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Canadian political heavyweights weigh in – for real (VIDEO)

Charity boxing opponents on opposite sides of political spectrum.
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Conservative Sen. Patrick Brazeau, left, and Liberal MP Justin Trudeau are to box for charity on March 31 in Ottawa. (CTV News/Screengrab)

Two Canadian political foes are really weighing in, because Saturday night they’ll step into the boxing ring and fight three rounds for charity.

It’s a classic matchup, privileged Liberal Member of Parliament vs. scrappy Conservative senator. Blue vs. Red. Left vs. Right.

“I’m a better boxer than him,” Liberal MP Justin Trudeau told CBC News. “Boxing is muscles, yes. It’s also heart and brainpower and strategy, and I think I can beat him on all three of those levels.”

Trudeau will fight Sen. Patrick Brazeau on Saturday night in an Ottawa hotel as the title bout on the Fight for the Cure card, which expects to raise $200,000 from the sold-out event.

Trudeau was born the son of a former Canadian Prime Minister Pierre Elliott Trudeau. His mother, Margaret Sinclair Kemper, partied with the Rolling Stones and had an affair with US Sen. Ted Kennedy.

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Brazeau is a Native Canadian appointed to the senate by Conservative Prime Minister Stephen Harper; he has served in the military and has trained in martial arts.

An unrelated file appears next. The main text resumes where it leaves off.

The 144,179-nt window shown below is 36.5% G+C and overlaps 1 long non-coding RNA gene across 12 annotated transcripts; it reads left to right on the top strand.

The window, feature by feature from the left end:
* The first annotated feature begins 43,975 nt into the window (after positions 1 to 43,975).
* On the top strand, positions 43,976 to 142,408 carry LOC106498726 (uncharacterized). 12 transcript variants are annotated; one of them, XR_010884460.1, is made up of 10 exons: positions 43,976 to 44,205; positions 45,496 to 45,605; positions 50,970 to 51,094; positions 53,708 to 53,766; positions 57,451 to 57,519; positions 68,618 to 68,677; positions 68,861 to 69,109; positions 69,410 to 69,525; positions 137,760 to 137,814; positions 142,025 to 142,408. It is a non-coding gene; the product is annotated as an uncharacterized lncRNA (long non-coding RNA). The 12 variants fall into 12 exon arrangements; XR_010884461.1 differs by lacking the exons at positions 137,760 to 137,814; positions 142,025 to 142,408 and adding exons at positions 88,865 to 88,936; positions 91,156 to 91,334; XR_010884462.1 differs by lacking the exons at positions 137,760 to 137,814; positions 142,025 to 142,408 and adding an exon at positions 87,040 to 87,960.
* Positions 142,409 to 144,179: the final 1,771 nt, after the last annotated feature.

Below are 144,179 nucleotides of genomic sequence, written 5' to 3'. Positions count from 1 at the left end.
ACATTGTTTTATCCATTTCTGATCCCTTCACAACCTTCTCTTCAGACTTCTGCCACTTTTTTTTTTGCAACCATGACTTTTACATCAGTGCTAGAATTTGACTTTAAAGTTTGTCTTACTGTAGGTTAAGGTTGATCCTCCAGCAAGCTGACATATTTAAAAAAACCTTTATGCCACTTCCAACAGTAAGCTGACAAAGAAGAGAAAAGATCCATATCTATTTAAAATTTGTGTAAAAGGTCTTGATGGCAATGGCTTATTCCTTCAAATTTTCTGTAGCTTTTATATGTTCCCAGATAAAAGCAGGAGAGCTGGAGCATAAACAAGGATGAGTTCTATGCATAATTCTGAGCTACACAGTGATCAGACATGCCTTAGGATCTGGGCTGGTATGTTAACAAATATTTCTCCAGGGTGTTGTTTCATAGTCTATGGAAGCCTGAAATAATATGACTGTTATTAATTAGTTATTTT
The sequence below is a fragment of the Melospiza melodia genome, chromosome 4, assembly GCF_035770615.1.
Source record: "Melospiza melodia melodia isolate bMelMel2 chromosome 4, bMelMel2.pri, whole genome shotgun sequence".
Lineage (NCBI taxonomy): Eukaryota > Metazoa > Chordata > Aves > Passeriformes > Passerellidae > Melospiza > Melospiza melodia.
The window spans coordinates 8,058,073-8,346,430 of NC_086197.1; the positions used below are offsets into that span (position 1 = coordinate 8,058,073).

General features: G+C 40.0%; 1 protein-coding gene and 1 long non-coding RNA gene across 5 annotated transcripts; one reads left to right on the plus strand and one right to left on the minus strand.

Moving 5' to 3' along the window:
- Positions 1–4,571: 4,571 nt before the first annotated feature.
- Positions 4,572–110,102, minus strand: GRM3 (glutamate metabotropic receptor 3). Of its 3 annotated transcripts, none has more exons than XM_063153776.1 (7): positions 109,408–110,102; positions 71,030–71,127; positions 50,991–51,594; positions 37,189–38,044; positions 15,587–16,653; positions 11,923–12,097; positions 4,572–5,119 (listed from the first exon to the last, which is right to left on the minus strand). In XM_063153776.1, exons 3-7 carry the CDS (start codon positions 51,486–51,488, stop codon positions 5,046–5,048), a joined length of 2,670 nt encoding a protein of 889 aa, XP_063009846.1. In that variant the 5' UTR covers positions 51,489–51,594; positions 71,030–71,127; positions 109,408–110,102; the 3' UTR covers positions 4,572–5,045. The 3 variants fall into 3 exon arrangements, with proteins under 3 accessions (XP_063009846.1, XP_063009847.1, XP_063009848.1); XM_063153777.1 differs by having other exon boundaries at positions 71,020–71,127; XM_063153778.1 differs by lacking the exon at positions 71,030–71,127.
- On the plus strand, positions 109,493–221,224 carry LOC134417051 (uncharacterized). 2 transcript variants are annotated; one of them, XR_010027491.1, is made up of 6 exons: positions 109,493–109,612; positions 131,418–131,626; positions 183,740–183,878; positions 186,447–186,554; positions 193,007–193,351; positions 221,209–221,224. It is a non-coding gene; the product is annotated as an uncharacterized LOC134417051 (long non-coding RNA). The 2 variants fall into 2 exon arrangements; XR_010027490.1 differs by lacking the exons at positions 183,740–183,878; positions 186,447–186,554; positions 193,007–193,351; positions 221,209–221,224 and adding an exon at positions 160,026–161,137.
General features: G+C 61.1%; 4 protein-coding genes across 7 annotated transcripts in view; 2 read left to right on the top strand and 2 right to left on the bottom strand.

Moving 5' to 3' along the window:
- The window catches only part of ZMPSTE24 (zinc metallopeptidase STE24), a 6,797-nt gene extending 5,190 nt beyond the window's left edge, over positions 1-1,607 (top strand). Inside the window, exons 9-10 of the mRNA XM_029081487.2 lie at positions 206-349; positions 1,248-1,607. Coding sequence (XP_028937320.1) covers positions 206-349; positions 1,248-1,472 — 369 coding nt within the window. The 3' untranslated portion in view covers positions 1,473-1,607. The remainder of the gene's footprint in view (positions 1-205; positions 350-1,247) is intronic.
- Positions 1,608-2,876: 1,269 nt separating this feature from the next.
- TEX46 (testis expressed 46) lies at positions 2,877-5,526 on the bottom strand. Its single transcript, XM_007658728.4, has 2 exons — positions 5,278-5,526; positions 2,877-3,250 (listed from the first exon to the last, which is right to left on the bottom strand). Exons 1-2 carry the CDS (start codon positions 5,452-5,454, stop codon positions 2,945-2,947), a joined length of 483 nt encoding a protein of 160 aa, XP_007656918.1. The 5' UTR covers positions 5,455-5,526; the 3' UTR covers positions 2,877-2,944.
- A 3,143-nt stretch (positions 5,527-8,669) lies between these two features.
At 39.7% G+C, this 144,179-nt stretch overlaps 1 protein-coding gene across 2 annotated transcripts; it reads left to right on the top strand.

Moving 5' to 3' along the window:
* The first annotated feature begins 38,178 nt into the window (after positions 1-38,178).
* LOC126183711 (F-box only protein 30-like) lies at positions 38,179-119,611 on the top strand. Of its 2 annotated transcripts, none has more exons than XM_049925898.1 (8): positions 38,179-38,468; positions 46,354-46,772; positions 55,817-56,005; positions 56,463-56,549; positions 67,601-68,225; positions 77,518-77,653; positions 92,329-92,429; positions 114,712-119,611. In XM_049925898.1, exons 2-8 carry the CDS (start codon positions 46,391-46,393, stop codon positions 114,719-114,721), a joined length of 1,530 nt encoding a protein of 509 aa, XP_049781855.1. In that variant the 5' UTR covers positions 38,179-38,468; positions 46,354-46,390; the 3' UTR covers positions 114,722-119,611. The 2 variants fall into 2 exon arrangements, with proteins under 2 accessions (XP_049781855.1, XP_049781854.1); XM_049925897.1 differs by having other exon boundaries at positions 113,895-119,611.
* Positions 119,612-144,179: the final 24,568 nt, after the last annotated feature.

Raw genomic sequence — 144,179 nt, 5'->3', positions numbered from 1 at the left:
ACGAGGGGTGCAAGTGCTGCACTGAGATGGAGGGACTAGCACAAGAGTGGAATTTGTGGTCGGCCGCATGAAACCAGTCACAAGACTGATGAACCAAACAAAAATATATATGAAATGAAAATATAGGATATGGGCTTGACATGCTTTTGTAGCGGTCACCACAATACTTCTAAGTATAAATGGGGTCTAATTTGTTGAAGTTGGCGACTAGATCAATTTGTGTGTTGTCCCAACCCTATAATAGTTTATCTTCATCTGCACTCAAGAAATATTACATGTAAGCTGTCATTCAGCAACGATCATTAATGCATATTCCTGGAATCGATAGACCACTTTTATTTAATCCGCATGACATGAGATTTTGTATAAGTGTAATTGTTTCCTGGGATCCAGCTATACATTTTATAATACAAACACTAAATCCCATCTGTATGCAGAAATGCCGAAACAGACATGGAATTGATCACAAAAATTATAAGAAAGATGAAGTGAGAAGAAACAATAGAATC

During the last federal election, they traded barbs via Twitter. When the 40-year-old Trudeau learned about Fight for the Cure, he challenged Brazeau, 37.

To ramp up the tension, the loser will cut his hair – also for charity. Both are young, sometimes brash politicians with long locks and tattoos.

In a video on the Fight for the Cure website, Brazeau promises to end the feud.

“In light of the recent comments, on behalf of all Canadians I will tattoo the Canadian flag back into his heart,” Brazeau said.

However, the political overtones are overshadowing the fundraiser, organizers said.

After all, senators are appointed, and serve a primarily ceremonial role in Canadian politics, while MPs are elected representatives.

“It’s been great for publicity, but they’re doing this to raise money, not because it’s a political game for them,” Matt Whitteker told the National Post.

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